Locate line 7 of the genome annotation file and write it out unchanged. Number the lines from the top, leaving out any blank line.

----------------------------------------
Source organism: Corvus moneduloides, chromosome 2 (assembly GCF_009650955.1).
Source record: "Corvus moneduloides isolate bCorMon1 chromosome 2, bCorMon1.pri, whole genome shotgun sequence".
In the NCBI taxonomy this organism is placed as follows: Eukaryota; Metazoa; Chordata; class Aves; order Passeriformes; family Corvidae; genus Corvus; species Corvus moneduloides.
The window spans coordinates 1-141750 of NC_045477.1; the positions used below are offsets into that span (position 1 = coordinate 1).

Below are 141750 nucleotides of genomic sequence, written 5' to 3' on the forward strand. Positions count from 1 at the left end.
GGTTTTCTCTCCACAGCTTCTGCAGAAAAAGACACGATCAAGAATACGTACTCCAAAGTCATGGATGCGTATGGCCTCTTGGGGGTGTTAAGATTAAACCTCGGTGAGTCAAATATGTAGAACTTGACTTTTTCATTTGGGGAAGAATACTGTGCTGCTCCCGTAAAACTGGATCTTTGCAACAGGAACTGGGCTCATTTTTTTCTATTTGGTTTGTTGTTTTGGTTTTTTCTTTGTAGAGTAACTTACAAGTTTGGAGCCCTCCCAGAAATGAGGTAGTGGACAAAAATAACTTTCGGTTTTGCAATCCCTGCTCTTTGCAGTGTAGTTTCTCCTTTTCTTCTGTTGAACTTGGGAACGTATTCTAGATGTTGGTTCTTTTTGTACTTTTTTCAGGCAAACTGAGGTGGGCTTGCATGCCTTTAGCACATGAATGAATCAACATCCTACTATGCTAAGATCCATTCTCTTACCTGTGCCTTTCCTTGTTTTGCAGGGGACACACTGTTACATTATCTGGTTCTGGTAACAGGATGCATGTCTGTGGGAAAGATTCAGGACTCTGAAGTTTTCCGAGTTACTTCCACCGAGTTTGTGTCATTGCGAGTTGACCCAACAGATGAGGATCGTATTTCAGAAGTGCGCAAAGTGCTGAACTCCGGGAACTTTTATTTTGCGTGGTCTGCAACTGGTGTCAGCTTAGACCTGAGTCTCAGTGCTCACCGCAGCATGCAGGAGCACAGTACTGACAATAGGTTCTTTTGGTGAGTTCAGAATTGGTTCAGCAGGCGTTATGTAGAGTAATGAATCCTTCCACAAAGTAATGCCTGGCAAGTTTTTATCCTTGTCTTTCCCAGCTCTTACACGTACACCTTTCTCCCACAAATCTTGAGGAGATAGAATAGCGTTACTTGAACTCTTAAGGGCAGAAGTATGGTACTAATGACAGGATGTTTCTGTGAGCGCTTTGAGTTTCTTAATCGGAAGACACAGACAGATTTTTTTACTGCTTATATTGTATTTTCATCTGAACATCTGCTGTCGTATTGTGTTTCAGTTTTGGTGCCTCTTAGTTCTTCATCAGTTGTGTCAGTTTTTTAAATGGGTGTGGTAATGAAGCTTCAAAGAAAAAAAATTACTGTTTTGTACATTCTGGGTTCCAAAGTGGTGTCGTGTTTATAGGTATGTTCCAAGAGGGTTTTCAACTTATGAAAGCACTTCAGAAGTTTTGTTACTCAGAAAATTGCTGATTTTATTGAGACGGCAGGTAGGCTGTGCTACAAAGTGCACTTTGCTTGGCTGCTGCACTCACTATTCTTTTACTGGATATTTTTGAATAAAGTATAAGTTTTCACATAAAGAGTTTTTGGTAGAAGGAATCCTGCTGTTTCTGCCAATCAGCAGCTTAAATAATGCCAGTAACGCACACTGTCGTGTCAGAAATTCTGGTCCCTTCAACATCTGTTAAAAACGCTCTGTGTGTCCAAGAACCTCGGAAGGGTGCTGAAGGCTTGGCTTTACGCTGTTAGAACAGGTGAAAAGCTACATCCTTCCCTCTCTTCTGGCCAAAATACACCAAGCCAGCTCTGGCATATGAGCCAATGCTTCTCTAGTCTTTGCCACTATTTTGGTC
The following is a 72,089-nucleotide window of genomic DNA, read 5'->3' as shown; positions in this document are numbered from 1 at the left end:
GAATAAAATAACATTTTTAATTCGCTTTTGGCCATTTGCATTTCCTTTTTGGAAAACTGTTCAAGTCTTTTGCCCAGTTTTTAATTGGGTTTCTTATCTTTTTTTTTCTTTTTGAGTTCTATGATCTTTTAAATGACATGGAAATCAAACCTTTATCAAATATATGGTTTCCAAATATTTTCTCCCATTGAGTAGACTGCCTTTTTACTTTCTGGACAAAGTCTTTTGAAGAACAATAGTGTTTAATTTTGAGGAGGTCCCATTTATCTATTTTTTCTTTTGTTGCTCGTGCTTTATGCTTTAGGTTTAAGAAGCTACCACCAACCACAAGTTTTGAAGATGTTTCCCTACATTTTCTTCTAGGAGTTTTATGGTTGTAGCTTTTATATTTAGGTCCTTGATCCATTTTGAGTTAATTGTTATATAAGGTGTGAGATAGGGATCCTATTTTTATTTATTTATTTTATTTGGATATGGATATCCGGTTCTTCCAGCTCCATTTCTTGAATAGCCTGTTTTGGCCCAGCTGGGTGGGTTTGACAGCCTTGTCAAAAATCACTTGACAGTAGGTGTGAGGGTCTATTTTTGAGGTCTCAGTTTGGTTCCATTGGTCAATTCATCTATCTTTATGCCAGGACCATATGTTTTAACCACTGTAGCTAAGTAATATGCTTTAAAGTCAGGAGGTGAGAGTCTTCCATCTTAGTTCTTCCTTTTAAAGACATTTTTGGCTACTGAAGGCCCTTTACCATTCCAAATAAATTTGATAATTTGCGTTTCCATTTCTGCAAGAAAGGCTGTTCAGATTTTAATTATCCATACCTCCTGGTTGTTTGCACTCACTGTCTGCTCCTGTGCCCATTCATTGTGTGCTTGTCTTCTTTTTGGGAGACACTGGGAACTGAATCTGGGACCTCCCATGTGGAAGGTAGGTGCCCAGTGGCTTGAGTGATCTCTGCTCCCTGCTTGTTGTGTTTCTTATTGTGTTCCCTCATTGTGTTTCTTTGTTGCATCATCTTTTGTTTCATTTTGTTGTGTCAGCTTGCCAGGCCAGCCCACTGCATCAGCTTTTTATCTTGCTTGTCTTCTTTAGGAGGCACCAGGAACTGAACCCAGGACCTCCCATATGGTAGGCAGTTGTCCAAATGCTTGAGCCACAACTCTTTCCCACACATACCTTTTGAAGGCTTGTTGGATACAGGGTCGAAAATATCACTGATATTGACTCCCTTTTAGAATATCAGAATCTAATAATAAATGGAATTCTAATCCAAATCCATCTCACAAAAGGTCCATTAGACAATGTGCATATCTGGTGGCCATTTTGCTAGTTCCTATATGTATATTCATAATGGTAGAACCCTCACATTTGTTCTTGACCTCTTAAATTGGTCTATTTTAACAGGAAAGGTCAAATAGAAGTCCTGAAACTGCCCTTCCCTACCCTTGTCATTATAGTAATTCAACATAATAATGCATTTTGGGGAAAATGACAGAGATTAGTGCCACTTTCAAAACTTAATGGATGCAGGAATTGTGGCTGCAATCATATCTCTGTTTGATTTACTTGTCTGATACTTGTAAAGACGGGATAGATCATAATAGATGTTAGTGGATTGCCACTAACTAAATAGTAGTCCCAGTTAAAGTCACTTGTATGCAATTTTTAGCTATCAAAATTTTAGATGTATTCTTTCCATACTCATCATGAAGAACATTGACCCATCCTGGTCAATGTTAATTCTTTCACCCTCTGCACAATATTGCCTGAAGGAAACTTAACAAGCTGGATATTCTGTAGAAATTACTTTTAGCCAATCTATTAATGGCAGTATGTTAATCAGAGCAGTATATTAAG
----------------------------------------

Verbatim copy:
The following is a 72,089-nucleotide window of genomic DNA, read 5'->3' as shown; positions in this document are numbered from 1 at the left end: